Metro Atlanta to grow by about one Denver in about 30 years
By Maggie Lee
The population of Metro Atlanta’s 21 counties will grow from about 5.7 million as of 2015 to about 8.6 million in 2050, according to a new forecast by the Atlanta Regional Commission.
That’s like adding about one metro Denver, Colorado to metro Atlanta in about a generation — or 2.9 million more metro Atlantans than there were just a few years ago.
That future population is going to be older and more diverse than today’s metro Atlanta.
About 12% of residents will be aged 75 or older in the future, up from about 4% now.
“It always just kind of boggles my mind to think about the Atlanta region having more than a million people who are 75 years and older,” said Mike Carnathan, who oversees research and analytics for the ARC, a group for the metro’s counties.
Such a high percentage of over-75s is something new for metro Atlanta.
“It’s really important to start thinking about that,” said Carnarthan. “How is society going to adapt?”
The ARC periodically updates population and employment forecasts, because part of its job is to help counties understand the future needs of metro Atlantans. The ARC helps figure out what kinds of jobs Atlantans will need to study for, or how people will want or need to live or travel in what will be a more crowded world
In the future, a greater share of workers will work in health care and social assistance than they do today. That’s nurses, home health workers and so on, and it has something to do with that greying population. A smaller share of workers will work in retail sales.
The ARC starts its forecasting by looking at what’s called an “econometric forecast:” that’s done by a national research company, but it’s a county-by-county look at the economy.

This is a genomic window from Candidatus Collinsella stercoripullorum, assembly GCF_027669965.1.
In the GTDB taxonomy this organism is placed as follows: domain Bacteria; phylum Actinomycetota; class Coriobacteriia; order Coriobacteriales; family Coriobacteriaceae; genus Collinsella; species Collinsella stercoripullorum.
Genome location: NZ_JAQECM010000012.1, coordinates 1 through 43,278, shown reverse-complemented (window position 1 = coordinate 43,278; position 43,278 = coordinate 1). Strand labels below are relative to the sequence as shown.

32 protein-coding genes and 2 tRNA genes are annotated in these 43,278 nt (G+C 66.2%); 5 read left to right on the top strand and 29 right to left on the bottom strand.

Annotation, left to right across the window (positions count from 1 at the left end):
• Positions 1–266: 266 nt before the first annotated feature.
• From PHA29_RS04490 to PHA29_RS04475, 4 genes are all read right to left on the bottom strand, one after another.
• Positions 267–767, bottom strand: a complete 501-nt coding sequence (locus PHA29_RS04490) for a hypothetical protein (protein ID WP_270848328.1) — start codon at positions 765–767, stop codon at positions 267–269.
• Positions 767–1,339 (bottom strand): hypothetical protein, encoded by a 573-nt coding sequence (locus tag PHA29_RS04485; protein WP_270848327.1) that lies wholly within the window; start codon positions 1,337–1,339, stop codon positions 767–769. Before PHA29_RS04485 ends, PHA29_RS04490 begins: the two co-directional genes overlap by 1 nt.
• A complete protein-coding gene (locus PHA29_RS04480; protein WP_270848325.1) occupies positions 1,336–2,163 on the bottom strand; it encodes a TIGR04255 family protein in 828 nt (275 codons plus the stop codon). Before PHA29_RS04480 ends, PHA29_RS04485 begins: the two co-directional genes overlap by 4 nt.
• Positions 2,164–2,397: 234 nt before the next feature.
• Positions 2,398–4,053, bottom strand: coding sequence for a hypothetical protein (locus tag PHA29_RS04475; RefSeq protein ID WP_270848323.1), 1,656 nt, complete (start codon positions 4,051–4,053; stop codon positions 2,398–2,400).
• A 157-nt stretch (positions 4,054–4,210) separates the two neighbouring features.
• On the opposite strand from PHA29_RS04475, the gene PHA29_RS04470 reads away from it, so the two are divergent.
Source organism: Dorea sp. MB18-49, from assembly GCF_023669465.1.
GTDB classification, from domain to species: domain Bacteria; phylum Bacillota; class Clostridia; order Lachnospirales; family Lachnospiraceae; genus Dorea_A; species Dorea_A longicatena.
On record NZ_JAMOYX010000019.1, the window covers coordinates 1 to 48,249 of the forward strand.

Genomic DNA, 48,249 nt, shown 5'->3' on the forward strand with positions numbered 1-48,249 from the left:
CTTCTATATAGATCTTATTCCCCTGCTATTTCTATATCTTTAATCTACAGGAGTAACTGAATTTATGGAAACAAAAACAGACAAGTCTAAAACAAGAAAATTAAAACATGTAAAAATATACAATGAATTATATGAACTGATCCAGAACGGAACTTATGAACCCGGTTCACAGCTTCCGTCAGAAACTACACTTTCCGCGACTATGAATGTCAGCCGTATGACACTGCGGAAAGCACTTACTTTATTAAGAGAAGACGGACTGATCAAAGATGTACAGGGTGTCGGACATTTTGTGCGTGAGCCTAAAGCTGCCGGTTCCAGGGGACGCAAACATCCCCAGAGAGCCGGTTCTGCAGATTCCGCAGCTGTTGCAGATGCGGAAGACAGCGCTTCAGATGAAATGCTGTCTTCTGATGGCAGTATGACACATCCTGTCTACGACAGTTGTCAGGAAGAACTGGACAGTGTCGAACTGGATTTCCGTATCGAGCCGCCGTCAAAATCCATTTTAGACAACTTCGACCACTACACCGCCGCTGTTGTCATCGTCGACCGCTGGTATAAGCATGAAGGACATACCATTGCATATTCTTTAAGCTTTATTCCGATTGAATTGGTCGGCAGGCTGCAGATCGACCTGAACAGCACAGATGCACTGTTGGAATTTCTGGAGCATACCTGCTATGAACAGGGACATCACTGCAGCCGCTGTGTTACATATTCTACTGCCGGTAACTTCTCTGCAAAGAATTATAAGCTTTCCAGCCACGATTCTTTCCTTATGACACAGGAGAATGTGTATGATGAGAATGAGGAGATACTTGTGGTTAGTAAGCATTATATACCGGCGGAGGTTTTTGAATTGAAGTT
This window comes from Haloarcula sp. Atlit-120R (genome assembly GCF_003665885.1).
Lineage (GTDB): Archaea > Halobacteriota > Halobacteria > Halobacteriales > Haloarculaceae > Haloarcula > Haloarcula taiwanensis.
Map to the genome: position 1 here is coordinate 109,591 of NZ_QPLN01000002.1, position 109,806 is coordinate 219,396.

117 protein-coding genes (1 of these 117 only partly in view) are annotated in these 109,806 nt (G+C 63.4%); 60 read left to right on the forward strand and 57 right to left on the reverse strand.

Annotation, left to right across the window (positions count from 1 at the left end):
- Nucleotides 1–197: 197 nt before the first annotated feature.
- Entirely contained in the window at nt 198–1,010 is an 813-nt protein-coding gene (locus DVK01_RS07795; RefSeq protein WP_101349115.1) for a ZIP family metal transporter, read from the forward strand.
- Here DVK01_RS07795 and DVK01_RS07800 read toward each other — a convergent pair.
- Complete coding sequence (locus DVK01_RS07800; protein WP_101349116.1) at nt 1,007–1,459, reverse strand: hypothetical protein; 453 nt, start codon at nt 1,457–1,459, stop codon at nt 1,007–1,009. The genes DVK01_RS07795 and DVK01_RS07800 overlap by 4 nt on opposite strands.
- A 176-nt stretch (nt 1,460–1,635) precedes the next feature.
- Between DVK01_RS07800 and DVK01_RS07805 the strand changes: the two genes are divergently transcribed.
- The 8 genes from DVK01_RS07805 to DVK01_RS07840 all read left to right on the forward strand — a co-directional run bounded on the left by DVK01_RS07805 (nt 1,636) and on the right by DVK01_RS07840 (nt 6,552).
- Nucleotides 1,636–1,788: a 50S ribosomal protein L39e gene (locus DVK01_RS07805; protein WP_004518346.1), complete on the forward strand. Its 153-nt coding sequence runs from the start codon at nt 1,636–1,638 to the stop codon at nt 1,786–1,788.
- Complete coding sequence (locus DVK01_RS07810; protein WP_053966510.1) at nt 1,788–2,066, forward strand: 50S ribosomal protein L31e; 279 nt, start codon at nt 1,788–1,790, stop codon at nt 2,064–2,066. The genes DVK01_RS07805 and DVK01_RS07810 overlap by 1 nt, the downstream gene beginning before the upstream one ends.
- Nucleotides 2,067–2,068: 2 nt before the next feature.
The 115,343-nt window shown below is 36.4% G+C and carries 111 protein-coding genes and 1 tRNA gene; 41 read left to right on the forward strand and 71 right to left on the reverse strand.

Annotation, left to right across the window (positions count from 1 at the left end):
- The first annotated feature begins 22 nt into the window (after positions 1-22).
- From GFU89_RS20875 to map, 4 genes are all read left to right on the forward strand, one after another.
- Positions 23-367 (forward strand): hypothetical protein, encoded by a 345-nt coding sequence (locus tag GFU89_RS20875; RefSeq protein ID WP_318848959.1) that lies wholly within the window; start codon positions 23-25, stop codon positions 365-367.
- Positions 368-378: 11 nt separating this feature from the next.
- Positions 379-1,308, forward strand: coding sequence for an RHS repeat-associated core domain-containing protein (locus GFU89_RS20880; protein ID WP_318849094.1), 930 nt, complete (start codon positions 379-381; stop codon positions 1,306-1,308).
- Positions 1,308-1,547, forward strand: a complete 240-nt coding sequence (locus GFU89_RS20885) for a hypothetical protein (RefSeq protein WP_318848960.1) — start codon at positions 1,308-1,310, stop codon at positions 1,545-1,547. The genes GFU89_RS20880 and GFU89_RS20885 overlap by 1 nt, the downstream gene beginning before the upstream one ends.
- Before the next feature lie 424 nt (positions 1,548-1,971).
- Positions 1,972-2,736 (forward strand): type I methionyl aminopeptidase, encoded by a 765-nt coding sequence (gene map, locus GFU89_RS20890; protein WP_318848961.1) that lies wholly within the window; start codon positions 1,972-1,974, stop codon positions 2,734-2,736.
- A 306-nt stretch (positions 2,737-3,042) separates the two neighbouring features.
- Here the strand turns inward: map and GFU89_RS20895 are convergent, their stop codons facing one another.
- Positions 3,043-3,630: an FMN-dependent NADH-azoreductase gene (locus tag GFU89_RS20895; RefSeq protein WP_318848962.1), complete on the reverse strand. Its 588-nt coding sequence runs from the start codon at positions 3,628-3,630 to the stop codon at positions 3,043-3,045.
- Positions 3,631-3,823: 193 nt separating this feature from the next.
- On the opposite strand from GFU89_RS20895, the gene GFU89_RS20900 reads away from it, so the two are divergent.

At its most basic, that starting forecast is: “Here’s what the economy is going to look like, and here’s the people we need to meet these economic needs,” Carnathan said.
But there are tons of ways to adjust all those variables. The national forecasters might be correct about, say, labor force participation rate in the future.
Or the ARC’s group of experts from around here, like professors and economists, might think the data from the national group is a bit off. And so they tweak that number and change the outcome of the model a little.
The ARC also talks to the folks who run local county and city governments, and ask them what’s being built, where they’re planning for growth, what their local plans call for. And that goes in the mix too.
It’s part art and part science, Carnarthan said.
The white share of the population will decline to about 31 percent, from almost half now. The population of people of Hispanic, Asian and other race and ethnic backgrounds will grow in proportion to the white population decline. The African-American population should hold steady at about 33 percent.
The 21 counties in the report are: Barrow, Bartow, Carroll, Cherokee, Clayton, Cobb, Coweta, Dawson, DeKalb, Douglas, Fayette, Forsyth, Fulton, Gwinnett, Hall, Henry, Newton, Paulding, Rockdale, Spalding and Walton.
The ARC has published the report here.
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